FEATURES
By David Zurawik and David Zurawik,Television Critic | May 16, 1993
Los Angeles--The taps pour real beer. But the stuff in the glass on the bar in front of where Norm sits and drinks and drinks and drinks is the non-alcoholic kind.The yellow-and-red Wurlitzer jukebox plays real tunes: "The In Crowd" by Dobie Gray, "Heartbreak Hotel" by Elvis Presley, "Smoke Gets in Your Eyes" by the Platters and "I Fall to Pieces" by Patsy Cline. But the stairs behind it are fake and go nowhere. There is no Melville's fine seafood restaurant upstairs, as the sign promises.
NEWS
December 17, 2008
On December 15, 2008, ANNA WEIGOLD MUSSINA; beloved wife of the late George A. Mussina; devoted mother of John R. Mussina; also survived by many nieces and nephews. Friends may call at the family owned Duda-Ruck Funeral Home of Dundalk Inc., 7922 Wise Avenue on Wednesday from 7 to 9 P.M. A funeral service will be held at 8:30 P.M. Further visitation at Dale Ranck Funeral Service, 125 N. Front Street, Milton, PA, on Thursday from 1 to 2 P.M. Graveside services will be held at Harmony Cemetery on Thursday at 2:30 P.M. In lieu of flowers, expressions of sympathy may be directed to The Friends of the Wanamaker Wurlitzer Organ Restoration, 105 Charles Drive, Suite G3, Bryn Mawr, PA, 19010.
NEWS
By Mary Gail Hare, The Baltimore Sun | March 4, 2011
Roy Wagner's musical treasure requires considerable space, with its 500-some pipes, its floor-to-ceiling relay panel filled with thousands of tiny pneumatic devices and a cumbersome blower with huge, noisy fans and belts. The instrument's elegant console, white and trimmed in gold leaf, dominates any room. And the sound that emanates when a musician tackles its double keyboard, numerous controls and floor pedals is equally grand. Believed to be the last remaining theater organ from a Baltimore movie house, the 1927 Wurlitzer has captured Wagner's fancy since the 1960s, when he used to borrow a key to the old State Theatre on Monument Street to play the shuttered playhouse's 2.5-ton wonder.
NEWS
By Jonathan Pitts, The Baltimore Sun | June 27, 2010
He arrives early one steamy morning, an hour or so before opening his domain to the public, and kicks open two big doors to start ventilating the place. Max Hurley wears a name tag that reads "Carousel Technician." A silver-haired Washingtonian, he figures he's the only man in the region with that job title, and as he ramps up his daily routine — the same one he has practiced since 1978 — you don't doubt it. Who else possesses his oddball blend of skills? Hurley, 63, runs the Dentzel Carousel at Bethesda's Glen Echo Park, the historic, 15-ton merry-go-round with 52 hand-carved riding animals that turns 90 years old this summer.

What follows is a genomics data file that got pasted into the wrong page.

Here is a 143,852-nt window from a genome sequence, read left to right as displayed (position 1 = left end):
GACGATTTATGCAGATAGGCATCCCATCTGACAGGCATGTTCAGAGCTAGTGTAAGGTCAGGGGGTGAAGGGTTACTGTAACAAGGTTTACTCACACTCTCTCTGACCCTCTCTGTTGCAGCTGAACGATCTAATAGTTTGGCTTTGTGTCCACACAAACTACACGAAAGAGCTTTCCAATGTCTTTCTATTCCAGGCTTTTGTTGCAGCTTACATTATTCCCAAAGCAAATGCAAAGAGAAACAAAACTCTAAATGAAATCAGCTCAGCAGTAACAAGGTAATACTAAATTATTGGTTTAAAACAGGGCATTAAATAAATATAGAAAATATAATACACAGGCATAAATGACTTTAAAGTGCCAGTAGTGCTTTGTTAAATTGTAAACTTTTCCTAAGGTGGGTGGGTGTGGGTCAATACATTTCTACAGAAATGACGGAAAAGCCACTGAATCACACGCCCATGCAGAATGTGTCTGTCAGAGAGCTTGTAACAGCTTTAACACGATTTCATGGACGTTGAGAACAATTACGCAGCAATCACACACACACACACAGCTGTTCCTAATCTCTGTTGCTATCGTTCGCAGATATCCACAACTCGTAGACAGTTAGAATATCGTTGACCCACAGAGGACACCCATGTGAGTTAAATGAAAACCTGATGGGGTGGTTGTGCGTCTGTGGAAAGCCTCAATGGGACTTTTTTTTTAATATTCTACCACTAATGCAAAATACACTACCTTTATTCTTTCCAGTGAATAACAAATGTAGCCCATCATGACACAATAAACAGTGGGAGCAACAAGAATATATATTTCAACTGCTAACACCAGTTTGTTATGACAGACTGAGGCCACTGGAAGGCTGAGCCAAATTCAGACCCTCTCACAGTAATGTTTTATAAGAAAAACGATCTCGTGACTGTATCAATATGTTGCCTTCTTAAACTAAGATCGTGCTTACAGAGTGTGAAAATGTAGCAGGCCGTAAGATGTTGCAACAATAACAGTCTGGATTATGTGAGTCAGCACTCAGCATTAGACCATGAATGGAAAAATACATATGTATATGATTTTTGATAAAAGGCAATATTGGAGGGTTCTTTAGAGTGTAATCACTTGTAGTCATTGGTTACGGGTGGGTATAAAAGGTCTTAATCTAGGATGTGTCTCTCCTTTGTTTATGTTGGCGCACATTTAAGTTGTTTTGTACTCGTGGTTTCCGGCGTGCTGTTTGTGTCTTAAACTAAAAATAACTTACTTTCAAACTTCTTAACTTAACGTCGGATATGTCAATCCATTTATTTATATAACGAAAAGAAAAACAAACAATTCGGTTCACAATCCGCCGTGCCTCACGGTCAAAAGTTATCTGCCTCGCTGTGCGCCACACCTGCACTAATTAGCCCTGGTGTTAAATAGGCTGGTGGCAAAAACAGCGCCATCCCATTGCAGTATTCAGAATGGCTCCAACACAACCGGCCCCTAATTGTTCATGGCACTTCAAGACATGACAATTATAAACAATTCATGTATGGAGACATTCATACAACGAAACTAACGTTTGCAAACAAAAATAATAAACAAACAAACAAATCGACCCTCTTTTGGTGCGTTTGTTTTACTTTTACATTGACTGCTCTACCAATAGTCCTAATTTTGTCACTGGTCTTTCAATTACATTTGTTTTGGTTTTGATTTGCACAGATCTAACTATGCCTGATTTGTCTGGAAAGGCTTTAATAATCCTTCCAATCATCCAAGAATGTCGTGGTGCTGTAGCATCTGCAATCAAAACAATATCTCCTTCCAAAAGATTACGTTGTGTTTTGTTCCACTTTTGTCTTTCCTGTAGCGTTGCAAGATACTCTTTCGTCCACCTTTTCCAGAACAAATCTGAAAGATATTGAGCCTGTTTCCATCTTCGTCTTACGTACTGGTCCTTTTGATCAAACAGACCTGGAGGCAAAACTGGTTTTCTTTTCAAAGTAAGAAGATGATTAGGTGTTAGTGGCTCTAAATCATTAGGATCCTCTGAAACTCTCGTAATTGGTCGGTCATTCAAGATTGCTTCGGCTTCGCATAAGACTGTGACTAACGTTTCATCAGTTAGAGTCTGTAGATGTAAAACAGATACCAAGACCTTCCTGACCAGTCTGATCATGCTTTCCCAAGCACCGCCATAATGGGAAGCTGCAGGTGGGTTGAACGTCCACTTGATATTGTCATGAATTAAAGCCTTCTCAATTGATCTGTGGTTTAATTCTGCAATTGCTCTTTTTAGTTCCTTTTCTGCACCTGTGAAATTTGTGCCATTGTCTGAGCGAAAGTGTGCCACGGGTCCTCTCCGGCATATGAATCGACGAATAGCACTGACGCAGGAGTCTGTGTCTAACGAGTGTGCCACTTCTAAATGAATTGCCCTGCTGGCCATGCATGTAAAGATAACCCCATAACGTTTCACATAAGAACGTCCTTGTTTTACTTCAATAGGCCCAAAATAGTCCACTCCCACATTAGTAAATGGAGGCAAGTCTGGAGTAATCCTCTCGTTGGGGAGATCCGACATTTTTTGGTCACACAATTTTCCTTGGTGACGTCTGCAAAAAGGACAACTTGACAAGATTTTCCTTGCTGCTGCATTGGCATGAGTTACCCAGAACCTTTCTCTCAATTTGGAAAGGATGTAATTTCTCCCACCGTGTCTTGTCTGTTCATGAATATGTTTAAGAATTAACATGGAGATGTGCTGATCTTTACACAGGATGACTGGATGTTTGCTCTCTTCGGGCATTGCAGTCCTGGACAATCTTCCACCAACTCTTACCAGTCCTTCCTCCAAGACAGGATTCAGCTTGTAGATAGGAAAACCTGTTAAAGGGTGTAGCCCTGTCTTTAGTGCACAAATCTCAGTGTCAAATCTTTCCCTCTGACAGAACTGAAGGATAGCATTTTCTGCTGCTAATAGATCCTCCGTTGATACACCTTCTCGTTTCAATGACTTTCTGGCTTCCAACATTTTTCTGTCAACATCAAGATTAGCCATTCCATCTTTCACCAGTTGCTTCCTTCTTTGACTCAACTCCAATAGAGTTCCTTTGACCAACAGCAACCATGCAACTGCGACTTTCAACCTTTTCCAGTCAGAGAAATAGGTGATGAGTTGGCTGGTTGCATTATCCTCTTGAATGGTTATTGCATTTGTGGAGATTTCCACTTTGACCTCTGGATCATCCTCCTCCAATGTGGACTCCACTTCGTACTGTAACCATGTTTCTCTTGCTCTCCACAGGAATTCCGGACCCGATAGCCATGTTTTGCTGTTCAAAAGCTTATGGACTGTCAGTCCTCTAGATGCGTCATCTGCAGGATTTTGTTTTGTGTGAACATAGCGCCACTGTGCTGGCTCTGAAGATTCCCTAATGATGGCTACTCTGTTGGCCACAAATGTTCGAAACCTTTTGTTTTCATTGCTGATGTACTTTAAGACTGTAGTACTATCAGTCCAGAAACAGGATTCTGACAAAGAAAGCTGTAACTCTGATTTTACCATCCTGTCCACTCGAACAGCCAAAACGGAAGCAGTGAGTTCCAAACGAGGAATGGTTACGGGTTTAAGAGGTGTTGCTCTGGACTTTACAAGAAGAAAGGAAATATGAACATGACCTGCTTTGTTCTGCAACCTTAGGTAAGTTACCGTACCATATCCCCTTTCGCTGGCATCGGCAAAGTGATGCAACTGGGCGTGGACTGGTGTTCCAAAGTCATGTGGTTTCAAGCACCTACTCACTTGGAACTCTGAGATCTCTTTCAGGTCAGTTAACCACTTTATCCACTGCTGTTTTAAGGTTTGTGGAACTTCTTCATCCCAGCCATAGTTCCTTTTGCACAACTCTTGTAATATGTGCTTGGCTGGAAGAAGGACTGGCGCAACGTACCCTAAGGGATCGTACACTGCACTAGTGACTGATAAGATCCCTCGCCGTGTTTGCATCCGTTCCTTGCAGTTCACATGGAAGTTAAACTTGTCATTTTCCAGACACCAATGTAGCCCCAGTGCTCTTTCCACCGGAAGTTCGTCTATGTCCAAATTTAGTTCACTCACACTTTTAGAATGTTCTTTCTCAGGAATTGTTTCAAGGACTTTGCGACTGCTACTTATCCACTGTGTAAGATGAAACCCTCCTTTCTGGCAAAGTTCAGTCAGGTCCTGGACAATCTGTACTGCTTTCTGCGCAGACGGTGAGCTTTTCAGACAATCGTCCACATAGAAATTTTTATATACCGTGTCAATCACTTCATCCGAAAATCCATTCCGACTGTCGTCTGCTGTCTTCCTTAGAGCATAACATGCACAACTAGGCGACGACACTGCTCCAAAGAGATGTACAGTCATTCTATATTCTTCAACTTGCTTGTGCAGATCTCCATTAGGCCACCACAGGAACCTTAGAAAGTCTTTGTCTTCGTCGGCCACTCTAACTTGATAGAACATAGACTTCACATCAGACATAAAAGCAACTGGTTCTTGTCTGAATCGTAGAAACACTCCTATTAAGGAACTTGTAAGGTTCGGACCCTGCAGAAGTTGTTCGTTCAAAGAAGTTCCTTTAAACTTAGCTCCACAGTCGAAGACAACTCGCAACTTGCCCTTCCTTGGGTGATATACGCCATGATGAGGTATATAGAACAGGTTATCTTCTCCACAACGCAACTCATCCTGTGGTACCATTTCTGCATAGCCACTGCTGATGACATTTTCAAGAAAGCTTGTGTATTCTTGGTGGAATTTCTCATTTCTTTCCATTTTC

NEWS
By Arthur Hirsch and Arthur Hirsch,Staff writer | April 14, 1991
Sure, restaurant manager Paul Renaldo could be Stash, waitress Tammy Estrada could be Stella. Somebody has to be at Stash & Stella's diner because Stash & Stella are not around, never were and won't be.Some things are real at Stash & Stella's at Marley Station mall; somethings are not.The meatloaf is real, made right there in the kitchen. The fries are fresh cut by hand and the Wurlitzer jukebox really dates from the days when Elvis was a rising star instead of a risen rock 'n' roll martyr.
ENTERTAINMENT
By Mike Giuliano | September 28, 1990
The PaddockWhere: Marriott's Hunt Valley Inn, 245 Shawan Road.Hours: 11 a.m.- midnight Sundays and Mondays, 11 a.m.- 2 a.m. Tuesdays to Saturdays.Menu: Burgers, sandwiches, crab cakes, soups and appetizers.Credit cards: AE, D, DC, MC, V.Call: 785-7000. You can't miss the '50s-themed nightclub Wurlitzer's at Marriott's Hunt Valley Inn, with its pink neon sign and pulsating music.But there's a second nightspot in this hotel, and it's a horse of an entirely different color. While Wurlitzer's is noisy and nostalgia-fixated, the Paddock is a quiet pub. While Wurlitzer's swings until the wee hours, most of the business types at the Paddock wisely head to bed by midnight.
NEWS
October 5, 2008
STAN KANN, 83 Vacuum cleaner collector Stan Kann, an organist with an affinity for antique vacuum cleaners whose unlikely hobby made him a frequent guest on The Tonight Show with Johnny Carson and other talk shows, died Monday at St. Louis University Hospital in St. Louis of complications after undergoing open-heart surgery. While Mr. Kann was known in his native St. Louis for playing the Wurlitzer pipe organ at the city's Fabulous Fox Theatre, he began acquiring a national television audience on June 8, 1966, when he first appeared with Mr. Carson on The Tonight Show.
ENTERTAINMENT
By Benny Evangelista and Benny Evangelista,San Francisco Chronicle | September 4, 2000
You're at your favorite bar. You amble up to the new Internet-connected jukebox and punch up your favorite tune. In moments, the jukebox downloads the song, plays it and asks if you want to buy the CD. Then, you notice the jukebox displaying the live video feed of an attractive patron sitting in a bar 3,000 miles away. In seconds, you've e-mailed a hopeful message: "Can I buy you a song and a drink?" Obviously, this is not your father's jukebox. In fact, the bubble-tubed, Art Deco mechanical machines that have survived for a century as an American music icon are about to be transformed by the Internet music revolution.